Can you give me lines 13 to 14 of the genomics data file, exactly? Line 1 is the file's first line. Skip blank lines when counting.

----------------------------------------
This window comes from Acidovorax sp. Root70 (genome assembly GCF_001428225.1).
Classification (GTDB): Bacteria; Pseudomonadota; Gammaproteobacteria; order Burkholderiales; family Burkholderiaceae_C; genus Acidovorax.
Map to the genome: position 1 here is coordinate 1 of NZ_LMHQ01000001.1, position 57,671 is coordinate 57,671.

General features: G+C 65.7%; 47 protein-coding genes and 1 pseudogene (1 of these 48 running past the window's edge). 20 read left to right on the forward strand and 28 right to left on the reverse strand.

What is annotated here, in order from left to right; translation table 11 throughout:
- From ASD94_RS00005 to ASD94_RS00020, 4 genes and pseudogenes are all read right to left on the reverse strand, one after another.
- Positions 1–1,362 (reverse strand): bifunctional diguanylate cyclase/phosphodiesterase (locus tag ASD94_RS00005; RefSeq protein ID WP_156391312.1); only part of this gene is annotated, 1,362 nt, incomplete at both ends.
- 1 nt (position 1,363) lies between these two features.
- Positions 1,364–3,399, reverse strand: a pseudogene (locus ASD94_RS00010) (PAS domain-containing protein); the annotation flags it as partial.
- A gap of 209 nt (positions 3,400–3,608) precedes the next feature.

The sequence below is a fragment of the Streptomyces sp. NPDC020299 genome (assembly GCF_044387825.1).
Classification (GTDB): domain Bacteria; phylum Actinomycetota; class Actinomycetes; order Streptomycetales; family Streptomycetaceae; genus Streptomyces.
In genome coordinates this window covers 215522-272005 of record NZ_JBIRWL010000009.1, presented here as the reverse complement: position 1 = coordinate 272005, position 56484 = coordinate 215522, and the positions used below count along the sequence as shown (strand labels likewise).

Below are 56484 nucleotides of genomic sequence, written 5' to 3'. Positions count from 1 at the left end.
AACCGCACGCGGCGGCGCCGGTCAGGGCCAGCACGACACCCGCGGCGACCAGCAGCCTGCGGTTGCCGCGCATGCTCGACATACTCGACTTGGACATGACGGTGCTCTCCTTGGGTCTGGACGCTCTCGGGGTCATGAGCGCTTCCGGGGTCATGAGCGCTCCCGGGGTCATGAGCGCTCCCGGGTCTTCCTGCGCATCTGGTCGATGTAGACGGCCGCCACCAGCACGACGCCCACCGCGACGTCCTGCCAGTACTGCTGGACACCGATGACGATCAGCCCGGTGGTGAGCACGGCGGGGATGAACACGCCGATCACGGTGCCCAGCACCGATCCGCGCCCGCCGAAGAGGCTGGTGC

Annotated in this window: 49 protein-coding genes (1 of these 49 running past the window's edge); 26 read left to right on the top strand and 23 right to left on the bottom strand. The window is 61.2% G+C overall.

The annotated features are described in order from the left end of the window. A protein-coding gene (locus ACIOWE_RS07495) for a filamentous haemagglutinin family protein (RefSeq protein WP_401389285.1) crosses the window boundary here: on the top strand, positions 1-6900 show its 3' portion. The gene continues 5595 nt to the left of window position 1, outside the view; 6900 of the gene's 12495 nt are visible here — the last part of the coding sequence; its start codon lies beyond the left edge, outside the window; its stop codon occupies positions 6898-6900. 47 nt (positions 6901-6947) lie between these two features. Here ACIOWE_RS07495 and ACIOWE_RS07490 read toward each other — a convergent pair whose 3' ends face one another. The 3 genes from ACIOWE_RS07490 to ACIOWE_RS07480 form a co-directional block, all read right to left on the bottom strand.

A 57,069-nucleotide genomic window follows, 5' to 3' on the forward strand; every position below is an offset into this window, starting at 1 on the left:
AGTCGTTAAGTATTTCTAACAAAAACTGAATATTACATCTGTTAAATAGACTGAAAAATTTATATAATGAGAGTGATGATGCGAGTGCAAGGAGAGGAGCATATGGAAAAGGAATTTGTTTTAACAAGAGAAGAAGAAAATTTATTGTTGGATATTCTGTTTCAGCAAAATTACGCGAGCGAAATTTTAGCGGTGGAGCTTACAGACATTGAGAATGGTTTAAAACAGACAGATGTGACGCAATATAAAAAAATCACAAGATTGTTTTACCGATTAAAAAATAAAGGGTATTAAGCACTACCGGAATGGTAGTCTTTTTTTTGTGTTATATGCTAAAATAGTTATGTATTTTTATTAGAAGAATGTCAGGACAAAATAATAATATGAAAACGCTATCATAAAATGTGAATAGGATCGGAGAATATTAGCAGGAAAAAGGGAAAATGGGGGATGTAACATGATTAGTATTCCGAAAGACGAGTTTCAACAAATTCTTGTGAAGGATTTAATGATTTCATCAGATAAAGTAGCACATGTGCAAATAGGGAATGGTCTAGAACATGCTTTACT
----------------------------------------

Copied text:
In genome coordinates this window covers 215522-272005 of record NZ_JBIRWL010000009.1, presented here as the reverse complement: position 1 = coordinate 272005, position 56484 = coordinate 215522, and the positions used below count along the sequence as shown (strand labels likewise).

Below are 56484 nucleotides of genomic sequence, written 5' to 3'. Positions count from 1 at the left end.